On that first day, I was quickly pressed to choose a side on the biggest civic question of my day, posed by an impromptu panel of rather large judges gathered in the boys’ bathroom. Perhaps the most eerie is the case of “Texas Tower” sniper Charles Whitman, who killed 14 people and wounded 32 others at the University of Texas at Austin in August 1966. Ultimately, I put it down to this: If JFK’s death had ushered me into a new and different world, it had introduced my new white classmates and their families to an inevitable one.

When he arrived at his father’s house, at the end of a cul-de-sac in the Biscayne Bay neighborhood, Saint found Hunt in bed, looking frail and washed out. I note that no high-profile political assassination had taken place in the U.S. during the two decades before the JFK shooting, but in the following two decades they were frequent news events—with Martin Luther King, Robert Kennedy, Gerald Ford (twice), George Wallace, and Ronald Reagan finding themselves as targets for unhinged shooters. He asked Saint to wheel him into the TV room, where they shared some soup for lunch and watched an agitated round of Fox News at the high volume required by the hard-of-hearing Hunt.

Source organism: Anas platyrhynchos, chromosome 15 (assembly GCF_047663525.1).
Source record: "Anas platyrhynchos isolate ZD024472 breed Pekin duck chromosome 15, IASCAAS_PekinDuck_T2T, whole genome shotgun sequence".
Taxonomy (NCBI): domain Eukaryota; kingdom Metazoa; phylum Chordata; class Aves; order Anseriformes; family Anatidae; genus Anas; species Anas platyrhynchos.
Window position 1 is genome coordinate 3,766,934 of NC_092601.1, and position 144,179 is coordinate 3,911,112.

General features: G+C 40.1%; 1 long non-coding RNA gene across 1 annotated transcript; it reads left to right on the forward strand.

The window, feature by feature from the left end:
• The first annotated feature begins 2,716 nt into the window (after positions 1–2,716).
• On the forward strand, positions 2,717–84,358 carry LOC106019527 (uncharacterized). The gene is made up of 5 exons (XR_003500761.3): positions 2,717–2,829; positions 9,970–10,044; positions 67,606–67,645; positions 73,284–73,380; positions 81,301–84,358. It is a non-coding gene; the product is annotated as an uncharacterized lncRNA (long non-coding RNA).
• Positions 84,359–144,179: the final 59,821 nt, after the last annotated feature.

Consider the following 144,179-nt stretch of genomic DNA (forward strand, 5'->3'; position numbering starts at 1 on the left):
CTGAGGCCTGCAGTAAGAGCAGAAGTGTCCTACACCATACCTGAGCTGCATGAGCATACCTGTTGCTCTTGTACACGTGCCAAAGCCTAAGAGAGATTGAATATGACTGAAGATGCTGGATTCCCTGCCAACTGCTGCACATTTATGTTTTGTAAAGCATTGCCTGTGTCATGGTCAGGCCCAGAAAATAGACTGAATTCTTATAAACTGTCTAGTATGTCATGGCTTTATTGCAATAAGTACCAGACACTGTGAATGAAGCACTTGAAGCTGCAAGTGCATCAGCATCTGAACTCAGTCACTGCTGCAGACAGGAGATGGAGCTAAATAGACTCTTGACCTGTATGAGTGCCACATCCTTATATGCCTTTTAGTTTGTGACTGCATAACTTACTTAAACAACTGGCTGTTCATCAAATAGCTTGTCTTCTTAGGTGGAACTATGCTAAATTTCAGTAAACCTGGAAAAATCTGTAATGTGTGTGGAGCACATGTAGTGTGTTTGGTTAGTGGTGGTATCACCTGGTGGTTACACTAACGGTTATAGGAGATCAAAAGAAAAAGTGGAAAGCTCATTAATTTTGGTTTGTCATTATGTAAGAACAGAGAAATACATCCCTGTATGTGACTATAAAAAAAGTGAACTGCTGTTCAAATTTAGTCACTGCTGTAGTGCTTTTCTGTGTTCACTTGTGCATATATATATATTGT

By way of explaining the new president, the newspaper quoted from a speech Johnson had given at the Gettysburg battlefield the previous May: “The Negro today asks justice. That he failed to take Georgia while winning that year’s presidential sweepstakes couldn’t have come as a surprise to him. “We have lost the South for a generation,” Johnson told an aide after signing the 1964 Civil Rights Act. But before Hunt died in 2007, he left behind video interviews, audiotapes, and notes in his own hand—as well as a somewhat revealing memoir called American Spy.

Hunt’s confessional trove amounts to a tortured effort to reveal what he knew, while still guarding his family’s sensitivities, old professional loyalties, and whatever was left of his good name. After his father died, Saint John would make a valiant effort to get Hunt’s confessions—which should have been headline news—into the hands of the major media gatekeepers. A 60 Minutes producer spent days poring over Saint John’s rich material, but he was finally forced to apologize that the story had been spiked from above. In the end, only Rolling Stone—along with a scattering of alternative media outlets—covered the story of Howard Hunt’s astonishing final statements about the crime of the century. Saint John’s own memoir of his father’s escapades and his family’s ordeal, Bond of Secrecy, was released by a small Oregon publisher and received little promotion or attention.